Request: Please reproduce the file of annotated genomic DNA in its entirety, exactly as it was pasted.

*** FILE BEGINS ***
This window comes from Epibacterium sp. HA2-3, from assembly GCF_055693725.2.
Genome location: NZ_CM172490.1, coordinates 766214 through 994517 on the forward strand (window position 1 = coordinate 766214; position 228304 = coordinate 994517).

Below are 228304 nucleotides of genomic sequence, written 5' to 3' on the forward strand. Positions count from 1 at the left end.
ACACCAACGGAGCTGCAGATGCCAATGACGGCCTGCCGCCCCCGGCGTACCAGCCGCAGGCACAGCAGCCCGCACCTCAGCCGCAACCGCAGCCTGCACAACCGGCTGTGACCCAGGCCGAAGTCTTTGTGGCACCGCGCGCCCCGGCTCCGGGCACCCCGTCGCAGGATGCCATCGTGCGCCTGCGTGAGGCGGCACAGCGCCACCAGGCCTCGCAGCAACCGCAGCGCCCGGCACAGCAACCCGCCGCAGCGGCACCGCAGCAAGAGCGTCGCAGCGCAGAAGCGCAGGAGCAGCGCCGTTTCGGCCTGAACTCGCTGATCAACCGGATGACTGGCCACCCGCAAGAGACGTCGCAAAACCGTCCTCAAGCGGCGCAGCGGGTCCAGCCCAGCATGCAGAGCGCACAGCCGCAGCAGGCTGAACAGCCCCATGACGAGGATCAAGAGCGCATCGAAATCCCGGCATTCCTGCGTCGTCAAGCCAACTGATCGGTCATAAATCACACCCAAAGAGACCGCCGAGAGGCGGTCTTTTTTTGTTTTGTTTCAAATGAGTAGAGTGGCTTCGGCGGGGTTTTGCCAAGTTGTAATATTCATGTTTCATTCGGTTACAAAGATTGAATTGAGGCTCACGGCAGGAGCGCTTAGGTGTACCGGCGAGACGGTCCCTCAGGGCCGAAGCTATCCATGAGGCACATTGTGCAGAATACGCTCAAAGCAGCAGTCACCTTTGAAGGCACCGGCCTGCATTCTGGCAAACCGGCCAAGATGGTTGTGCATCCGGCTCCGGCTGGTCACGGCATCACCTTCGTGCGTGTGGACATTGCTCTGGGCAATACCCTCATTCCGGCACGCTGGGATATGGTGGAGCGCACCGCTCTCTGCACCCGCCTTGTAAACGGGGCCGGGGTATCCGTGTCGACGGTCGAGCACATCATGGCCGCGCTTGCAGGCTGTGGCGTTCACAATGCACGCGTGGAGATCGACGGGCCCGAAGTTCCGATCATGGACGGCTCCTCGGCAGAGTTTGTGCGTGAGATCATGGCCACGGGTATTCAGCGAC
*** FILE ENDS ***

This window comes from Epibacterium sp. HA2-3, from assembly GCF_055693725.2.
Genome location: NZ_CM172490.1, coordinates 766214 through 994517 on the forward strand (window position 1 = coordinate 766214; position 228304 = coordinate 994517).

Below are 228304 nucleotides of genomic sequence, written 5' to 3' on the forward strand. Positions count from 1 at the left end.
ACACCAACGGAGCTGCAGATGCCAATGACGGCCTGCCGCCCCCGGCGTACCAGCCGCAGGCACAGCAGCCCGCACCTCAGCCGCAACCGCAGCCTGCACAACCGGCTGTGACCCAGGCCGAAGTCTTTGTGGCACCGCGCGCCCCGGCTCCGGGCACCCCGTCGCAGGATGCCATCGTGCGCCTGCGTGAGGCGGCACAGCGCCACCAGGCCTCGCAGCAACCGCAGCGCCCGGCACAGCAACCCGCCGCAGCGGCACCGCAGCAAGAGCGTCGCAGCGCAGAAGCGCAGGAGCAGCGCCGTTTCGGCCTGAACTCGCTGATCAACCGGATGACTGGCCACCCGCAAGAGACGTCGCAAAACCGTCCTCAAGCGGCGCAGCGGGTCCAGCCCAGCATGCAGAGCGCACAGCCGCAGCAGGCTGAACAGCCCCATGACGAGGATCAAGAGCGCATCGAAATCCCGGCATTCCTGCGTCGTCAAGCCAACTGATCGGTCATAAATCACACCCAAAGAGACCGCCGAGAGGCGGTCTTTTTTTGTTTTGTTTCAAATGAGTAGAGTGGCTTCGGCGGGGTTTTGCCAAGTTGTAATATTCATGTTTCATTCGGTTACAAAGATTGAATTGAGGCTCACGGCAGGAGCGCTTAGGTGTACCGGCGAGACGGTCCCTCAGGGCCGAAGCTATCCATGAGGCACATTGTGCAGAATACGCTCAAAGCAGCAGTCACCTTTGAAGGCACCGGCCTGCATTCTGGCAAACCGGCCAAGATGGTTGTGCATCCGGCTCCGGCTGGTCACGGCATCACCTTCGTGCGTGTGGACATTGCTCTGGGCAATACCCTCATTCCGGCACGCTGGGATATGGTGGAGCGCACCGCTCTCTGCACCCGCCTTGTAAACGGGGCCGGGGTATCCGTGTCGACGGTCGAGCACATCATGGCCGCGCTTGCAGGCTGTGGCGTTCACAATGCACGCGTGGAGATCGACGGGCCCGAAGTTCCGATCATGGACGGCTCCTCGGCAGAGTTTGTGCGTGAGATCATGGCCACGGGTATTCAGCGAC